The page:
by David Sisler

“Skeptics in growing number are weighing in with doubts about the authenticity of the inscription on a burial box that may have contained the bones of James, a brother of Jesus,” writes John Noble Wilford in the December 3 edition of The New York Times.

The November issue of Biblical Archaeological Review announced the uncovering of an ossuary which is inscribed with the words, “James, son of Joseph, brother of Jesus.” Biblical Archaeological Review reports, “This container provides the only New Testament-era mention of the central figure of Christianity.”

The Aramaic words etched on the limestone box’s side show a cursive form of writing used only from about 10 to 70 A.D., according to noted paleographer Andre Lemaire of the Sorbonne University in Paris, who verified the inscription’s authenticity. The ossuary has been dated to approximately 63 A.D.

In the first century A.D., Jews followed the custom of transferring the bones of their deceased from burial caves to ossuaries. The ossuary identified as holding the bones of James has been displayed at the Royal Ontario Museum and has been examined by additional experts who were concerned, Wilford writes, “that the inscription appeared to be written by two different hands. The first part, about James, son of Joseph, seemed to be written in a formal script, while the second, about Jesus, is in a more free-flowing cursive style.”

“When you look at the inscription, there are not two parts,” Lemaire counters. “Only two letters are cursive ... That mixture of cursive and formal script is well-known from other inscriptions.”

The patina – the surface coating from aging and weathering – on the ossuary is consistent with estimates that the box is about 2,000 years old, according to geologists in Israel who judged the patina. The geologists also said they detected no signs of later tampering with the inscription.

But the matter of the two different styles of writing bothers some experts, and so the debate continues about the authenticity of this relic, which Biblical Archaeological Review says “is the first-ever archaeological discovery to corroborate Biblical references to Jesus.”

To some, this ossuary, like the Shroud of Turin, the burial cloth with an image of a man, an image which some say is of the crucified Christ, is an object of faith. It is to be venerated for its religious implications, rather than for its archaeological significance. It proves, some say, the authenticity of Jesus. Others say the authenticity of Jesus is proven in the lives of those who have claimed his name.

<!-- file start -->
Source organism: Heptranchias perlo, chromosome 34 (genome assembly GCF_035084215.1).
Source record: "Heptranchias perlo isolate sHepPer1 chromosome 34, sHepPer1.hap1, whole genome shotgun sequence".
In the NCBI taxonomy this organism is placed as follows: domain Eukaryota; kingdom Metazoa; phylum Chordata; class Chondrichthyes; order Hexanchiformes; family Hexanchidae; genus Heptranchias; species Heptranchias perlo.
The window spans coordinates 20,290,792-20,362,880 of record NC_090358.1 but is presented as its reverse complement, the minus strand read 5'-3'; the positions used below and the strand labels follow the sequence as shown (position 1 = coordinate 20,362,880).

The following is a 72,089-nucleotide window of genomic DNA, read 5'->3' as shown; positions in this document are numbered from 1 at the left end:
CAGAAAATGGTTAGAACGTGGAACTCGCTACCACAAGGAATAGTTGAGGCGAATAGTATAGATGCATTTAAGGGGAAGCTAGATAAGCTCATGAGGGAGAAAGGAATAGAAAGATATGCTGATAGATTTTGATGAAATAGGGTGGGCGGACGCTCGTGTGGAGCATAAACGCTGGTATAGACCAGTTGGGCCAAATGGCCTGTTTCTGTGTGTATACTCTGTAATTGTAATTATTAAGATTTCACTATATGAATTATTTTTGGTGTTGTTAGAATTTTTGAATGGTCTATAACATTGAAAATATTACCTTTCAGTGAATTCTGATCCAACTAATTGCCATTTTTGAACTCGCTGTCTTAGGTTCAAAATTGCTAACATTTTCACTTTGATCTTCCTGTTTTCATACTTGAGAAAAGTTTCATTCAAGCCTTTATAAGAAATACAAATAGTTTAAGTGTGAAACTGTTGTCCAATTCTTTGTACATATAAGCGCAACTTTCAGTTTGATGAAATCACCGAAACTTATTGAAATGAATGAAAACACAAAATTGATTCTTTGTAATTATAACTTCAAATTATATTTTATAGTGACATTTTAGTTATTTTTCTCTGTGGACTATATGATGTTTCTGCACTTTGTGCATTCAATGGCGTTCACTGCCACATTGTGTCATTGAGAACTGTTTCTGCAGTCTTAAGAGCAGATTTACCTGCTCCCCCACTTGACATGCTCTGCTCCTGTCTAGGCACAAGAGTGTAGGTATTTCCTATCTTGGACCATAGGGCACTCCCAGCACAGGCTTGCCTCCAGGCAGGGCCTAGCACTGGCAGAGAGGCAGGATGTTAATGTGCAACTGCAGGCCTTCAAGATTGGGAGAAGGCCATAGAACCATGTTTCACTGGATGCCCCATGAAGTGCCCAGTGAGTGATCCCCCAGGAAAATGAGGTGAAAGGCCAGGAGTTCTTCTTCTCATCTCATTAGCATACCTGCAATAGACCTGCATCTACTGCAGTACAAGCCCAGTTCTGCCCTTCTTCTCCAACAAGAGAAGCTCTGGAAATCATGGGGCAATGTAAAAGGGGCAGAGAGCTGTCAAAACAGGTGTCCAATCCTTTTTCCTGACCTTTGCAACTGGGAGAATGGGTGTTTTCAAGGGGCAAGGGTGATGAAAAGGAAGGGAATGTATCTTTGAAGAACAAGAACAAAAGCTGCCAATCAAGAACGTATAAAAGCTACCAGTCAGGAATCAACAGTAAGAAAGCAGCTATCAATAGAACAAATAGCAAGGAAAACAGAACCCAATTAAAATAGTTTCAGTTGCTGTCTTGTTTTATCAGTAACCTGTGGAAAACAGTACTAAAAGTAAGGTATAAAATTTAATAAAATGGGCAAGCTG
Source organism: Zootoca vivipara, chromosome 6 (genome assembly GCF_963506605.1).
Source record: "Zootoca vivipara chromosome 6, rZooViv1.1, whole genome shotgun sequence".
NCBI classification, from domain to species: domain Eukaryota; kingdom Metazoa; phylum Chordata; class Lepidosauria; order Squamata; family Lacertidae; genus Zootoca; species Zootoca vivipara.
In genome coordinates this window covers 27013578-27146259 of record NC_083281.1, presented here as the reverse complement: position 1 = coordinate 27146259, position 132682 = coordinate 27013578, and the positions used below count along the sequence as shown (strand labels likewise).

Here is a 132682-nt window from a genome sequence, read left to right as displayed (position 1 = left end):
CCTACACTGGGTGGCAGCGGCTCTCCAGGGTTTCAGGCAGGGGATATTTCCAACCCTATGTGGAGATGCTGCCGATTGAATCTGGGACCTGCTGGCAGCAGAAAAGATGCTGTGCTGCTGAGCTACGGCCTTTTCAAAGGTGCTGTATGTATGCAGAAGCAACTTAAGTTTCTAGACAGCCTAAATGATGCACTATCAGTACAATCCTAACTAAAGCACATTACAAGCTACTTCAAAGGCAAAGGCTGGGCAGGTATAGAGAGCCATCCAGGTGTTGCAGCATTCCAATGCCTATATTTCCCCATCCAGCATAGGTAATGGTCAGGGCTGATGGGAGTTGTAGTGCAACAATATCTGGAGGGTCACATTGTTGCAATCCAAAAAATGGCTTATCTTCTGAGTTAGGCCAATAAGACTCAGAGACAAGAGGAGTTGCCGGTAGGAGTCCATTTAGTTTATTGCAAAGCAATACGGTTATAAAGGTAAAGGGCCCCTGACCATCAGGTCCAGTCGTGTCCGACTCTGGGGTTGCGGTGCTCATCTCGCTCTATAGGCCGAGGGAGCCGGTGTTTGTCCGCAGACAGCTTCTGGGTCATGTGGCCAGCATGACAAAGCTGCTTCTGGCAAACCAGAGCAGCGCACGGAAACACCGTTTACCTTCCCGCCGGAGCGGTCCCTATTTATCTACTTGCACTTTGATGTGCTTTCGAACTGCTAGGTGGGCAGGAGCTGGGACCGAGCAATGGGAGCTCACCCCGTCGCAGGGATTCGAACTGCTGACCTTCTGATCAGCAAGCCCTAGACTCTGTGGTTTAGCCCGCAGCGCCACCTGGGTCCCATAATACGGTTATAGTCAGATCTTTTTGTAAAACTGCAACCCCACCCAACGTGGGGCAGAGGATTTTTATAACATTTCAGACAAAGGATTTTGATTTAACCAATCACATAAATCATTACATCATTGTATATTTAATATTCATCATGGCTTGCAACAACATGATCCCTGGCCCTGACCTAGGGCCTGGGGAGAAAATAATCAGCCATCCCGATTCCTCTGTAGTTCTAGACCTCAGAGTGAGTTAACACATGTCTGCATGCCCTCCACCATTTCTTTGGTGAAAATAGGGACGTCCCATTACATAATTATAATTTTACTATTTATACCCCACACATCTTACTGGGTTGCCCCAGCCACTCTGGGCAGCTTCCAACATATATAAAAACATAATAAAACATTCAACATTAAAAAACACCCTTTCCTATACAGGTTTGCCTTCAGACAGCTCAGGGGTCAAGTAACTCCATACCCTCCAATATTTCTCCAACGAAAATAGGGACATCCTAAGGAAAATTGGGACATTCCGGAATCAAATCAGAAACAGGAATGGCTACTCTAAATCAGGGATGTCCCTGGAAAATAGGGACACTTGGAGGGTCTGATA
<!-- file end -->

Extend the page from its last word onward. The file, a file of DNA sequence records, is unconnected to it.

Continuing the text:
This debate will rage on without a solution which will be universally accepted, I predict, because you cannot prove matters of faith. That – to state the obvious – is why it is called faith.

The New York Times says skeptics are growing in number, producing, they would have you believe, a veritable swarm of doubters. If that is so, two skeptics constitutes a swarm, because that is all Mr. Wilford could find to quote. The Biblical Archaeological Review quotes four experts who verify the authenticity of the inscription.

I’ll see your two skeptics and raise you four believers.

It was one of life’s little serendipities, an unexpected discovery, that the day I read that The New York Times (to the surprise of very few) is picking up the mantle of Doubting Thomas concerning the ossuary inscription, Iraq issued a statement saying that the United States has altered the text of the 12,000-page document which they delivered to the United Nations – a document which they say proves they have no weapons of mass destruction.

An Associated Press story by Charles J. Hanley, complete with verbal hand-wringing, gives potential support to Iraq’s claim of counterfeiting: “Around midnight Sunday the [security] council’s lone copy left the building in U.S. hands supposedly (emphasis mine) because only the U.S. government could photocopy thousands of pages in secure surroundings.”

Thomas, the disciple who missed the first post-resurrection appearances of Jesus, said he would not believe that the Teacher from Nazareth was alive until he touched the nail prints in Jesus’ hands. When proof of Iraqi weapons of mass destruction are revealed – and it won’t come from the just delivered document – many will believe Saddam Hussein’s pleas of innocence, and no proof will be sufficient.

One authoritative definition of faith says, “Now faith is the substance of things hoped for, the evidence of things not seen.”

From another source comes another definition: “Folks are gonna believe what they wanna believe.” That applies to evidence of all sorts – religious and political.


Copyright 2002 by David Sisler. All Rights Reserved.

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